Thinking in a foreign language, as Science of Us has previously reported, can alter your sense of morality — possibly because you’re more rational, and less emotional and intuitive — when you’re speaking something other than your native tongue. But according to a study recently published in the Journal of Personality and Social Psychology and highlighted by Discover, it’s not just the language that makes a difference: simply being in a foreign country can change the way you think about right and wrong. Over eight experiments, the researchers found a consistent link between time spent in a foreign country and a loosening of moral standards.
In one, for example, the study authors followed a group of French high-school students who were embarking on study-abroad programs, checking in with them three months before they left for their destination, six months into their trip, and again a full year after they arrived. At each point, the students were told they’d have a chance to win an iPad if they could successfully solve a series of word puzzles; to move from one puzzle to the next, all they had to do was check a box marked “solved,” without actually typing in an answer. What the participants didn’t know, though, was that one of the puzzles was designed to be unsolvable — meaning that anyone who claimed to progress past it was marked down as cheating. Around 30 percent of the students cheated in the first phase, before the study-abroad program began — but once they’d actually been in a new country for a while, the researchers found, that number rose significantly, to roughly 46 percent after six months away and 48 percent after a year.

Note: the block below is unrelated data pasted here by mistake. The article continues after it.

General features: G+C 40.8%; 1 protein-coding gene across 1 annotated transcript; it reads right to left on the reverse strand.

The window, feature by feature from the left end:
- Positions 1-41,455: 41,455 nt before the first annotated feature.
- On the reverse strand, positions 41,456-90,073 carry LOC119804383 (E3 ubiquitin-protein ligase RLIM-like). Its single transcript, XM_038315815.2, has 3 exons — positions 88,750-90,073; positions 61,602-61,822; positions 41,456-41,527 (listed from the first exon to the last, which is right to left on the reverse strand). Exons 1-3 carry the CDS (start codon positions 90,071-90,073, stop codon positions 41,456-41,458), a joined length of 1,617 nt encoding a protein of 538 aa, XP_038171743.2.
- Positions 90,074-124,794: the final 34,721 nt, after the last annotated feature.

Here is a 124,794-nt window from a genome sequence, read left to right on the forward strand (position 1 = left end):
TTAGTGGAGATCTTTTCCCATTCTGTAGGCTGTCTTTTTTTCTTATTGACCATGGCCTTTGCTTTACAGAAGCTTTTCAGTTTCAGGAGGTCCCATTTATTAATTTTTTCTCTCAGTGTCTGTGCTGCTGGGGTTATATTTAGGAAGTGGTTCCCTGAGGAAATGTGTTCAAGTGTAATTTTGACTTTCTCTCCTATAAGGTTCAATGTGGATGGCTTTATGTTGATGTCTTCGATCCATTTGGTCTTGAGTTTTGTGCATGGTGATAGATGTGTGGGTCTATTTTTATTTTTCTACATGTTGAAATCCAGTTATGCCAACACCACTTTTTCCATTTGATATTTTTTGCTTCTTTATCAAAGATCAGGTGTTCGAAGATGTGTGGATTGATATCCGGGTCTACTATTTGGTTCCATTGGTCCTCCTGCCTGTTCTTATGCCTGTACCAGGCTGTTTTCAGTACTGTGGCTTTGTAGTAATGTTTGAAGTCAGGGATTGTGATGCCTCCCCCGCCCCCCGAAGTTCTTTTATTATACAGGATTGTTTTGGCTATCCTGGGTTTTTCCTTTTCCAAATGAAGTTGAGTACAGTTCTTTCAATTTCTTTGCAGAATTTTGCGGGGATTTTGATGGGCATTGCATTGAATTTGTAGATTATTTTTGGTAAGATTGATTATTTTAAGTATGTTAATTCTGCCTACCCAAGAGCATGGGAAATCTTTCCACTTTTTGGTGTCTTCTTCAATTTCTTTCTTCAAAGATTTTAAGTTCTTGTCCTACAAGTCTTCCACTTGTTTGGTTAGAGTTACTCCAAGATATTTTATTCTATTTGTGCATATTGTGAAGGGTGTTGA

But it wasn’t just students who seemed to experience this effect. In another experiment, the researchers surveyed a group of adult volunteers about their travel experience, then had them play another game secretly designed to offer opportunities for cheating. This time, the authors didn’t promise the participants any sort of material reward for playing, meaning there was no real incentive to cheat. Still, many did so anyway — and the more countries a player had visited, the more likely they were to flout the rules.
The reason, the study authors argued, is that time abroad can increase a person’s sense of moral relativism, weakening their belief in an objective sense of right and wrong: “As individuals are exposed to diverse cultures, their moral compass may lose some of its precision,” they wrote — an idea bolstered by the fact that across the many experiments, a wide breadth of foreign experiences was more closely linked to immorality than spending a significant amount of time in any one place. The pace of time seems unfamiliar once you leave your home turf; so too, it seems, does the moral code you know best.